Americans like to fix things.  We like to improve and we are convinced the future will be better, a subset of people who want to retreat into the world of the past aside(1), but nothing has changed little despite a century of being criticized like university lectures.

We can fix K-12 education. The overwhelmingly bipartisan No Child Left Behind did just that, it stopped the educational hemorrhaging to where scores for American students went up every time international tests were given (before it was gutted) but universities are immune to federal standards. The federal government can cut their funding if they don't use racial quotas for enrollment but they can't dictate how classes are taught. So they haven't been required to change and therefore haven't changed much at all.

While the system hasn't changed, the demographic landscape for higher education is a lot different now than it was in even the recent past.  After I left college, Congressional members with an 'it's for the children' mentality discovered that a college education led to, on average(2), a higher income and decided the solution to income disparity was that everyone should get a college degree.

If your jaw just hit the floor at that sort of logic, you know why you are not a politician. What happened in response to the government making student loans unlimited? Tuition costs could be basically unlimited too, as could degree programs, the government was bankrolling the entire industry and professors helped add new programs based on their cultural desires, including truly niche ones, to be more competitive for that money.  

Want to get a degree in environmental journalism?  You can, just take out $89,000 in student loans and enroll in Columbia's two-year program.  Would it not be cheaper just to get a job in journalism working for some cranky old editor who tears up your copy until you learn how to write? Sure, but when everyone has a degree the degree becomes the easy barrier to entry for human resources people with a lot of applications to sort through.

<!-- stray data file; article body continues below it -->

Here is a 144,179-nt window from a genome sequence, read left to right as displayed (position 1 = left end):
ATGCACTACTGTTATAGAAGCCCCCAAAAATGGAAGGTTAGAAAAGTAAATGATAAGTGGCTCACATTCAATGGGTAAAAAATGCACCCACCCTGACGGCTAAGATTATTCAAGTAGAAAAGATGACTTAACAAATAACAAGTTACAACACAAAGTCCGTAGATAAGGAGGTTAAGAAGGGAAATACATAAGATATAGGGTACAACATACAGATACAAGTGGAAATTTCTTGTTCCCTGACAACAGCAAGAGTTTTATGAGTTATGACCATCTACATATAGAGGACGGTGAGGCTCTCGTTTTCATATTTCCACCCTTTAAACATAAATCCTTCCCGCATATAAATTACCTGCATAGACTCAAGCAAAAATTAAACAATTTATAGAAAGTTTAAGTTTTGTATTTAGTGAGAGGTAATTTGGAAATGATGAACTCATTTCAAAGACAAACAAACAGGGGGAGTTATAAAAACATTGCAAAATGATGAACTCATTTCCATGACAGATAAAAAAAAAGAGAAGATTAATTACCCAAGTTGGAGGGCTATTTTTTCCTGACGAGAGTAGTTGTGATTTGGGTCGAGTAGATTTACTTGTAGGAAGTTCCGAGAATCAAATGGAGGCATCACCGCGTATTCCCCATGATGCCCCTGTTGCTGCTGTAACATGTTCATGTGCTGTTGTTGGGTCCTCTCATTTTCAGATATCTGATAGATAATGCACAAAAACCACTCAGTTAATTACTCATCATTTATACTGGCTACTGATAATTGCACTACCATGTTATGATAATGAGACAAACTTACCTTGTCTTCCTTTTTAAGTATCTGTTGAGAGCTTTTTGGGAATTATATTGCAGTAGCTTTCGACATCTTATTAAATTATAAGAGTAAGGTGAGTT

Writing in USA Today, Craig Wilson says the time may finally have come to end a lecture system that is 500 years old.  The new generation of students are used to being active participants in the world around them. They are not a generation of TV watchers who view the news, they go to it themselves and create their own coverage and Tweet about it.  Right or wrong, they don't like being lectured to, even if the person doing the talking knows a lot more. 

Garth Sundem interviewed Robert Bjork, director of the UCLA Learning and Forgetting Lab and distinguished professor of psychology, who said taking notes during class, topic-focused study and a consistent learning environment, all staples of education, are exactly wrong for optimal learning.

Carl Wieman, Nobel laureate in physics and now associate director for science in the White House Office of Science and Technology Policy (OSTP), wrote a series of articles here where he outlined 'The University Of 2020' and what a science class of the future should look like so that students actually get something meaningful out of it. As costs continue to rise - and let's face it, once they go up they cannot come down - it is more vital than ever that students (and parents) get something besides a piece of paper for their money.

Would his ideas work?  They made common sense and they were coming from a career academic who has been both a world-class researcher and a teacher. But his ideas are going to be met with resistance by the very people paying professors - universities.  They don't need to charge $50,000 per year if a student is watching a discussion online and using a clicker to answer questions or a PC to send in answers.


(1) The cool, like Steampunk and cowboy competitors in the Single Action Shooter Society, and then the vaguely creepy, like people who think we should only eat food that can be 'naturally' grown as it was in the past and basically leave 5 billion others to starve.

(2) Which is why statistics can be meaningless. Who do you think earns more on average, the average junk yard owner or a college professor?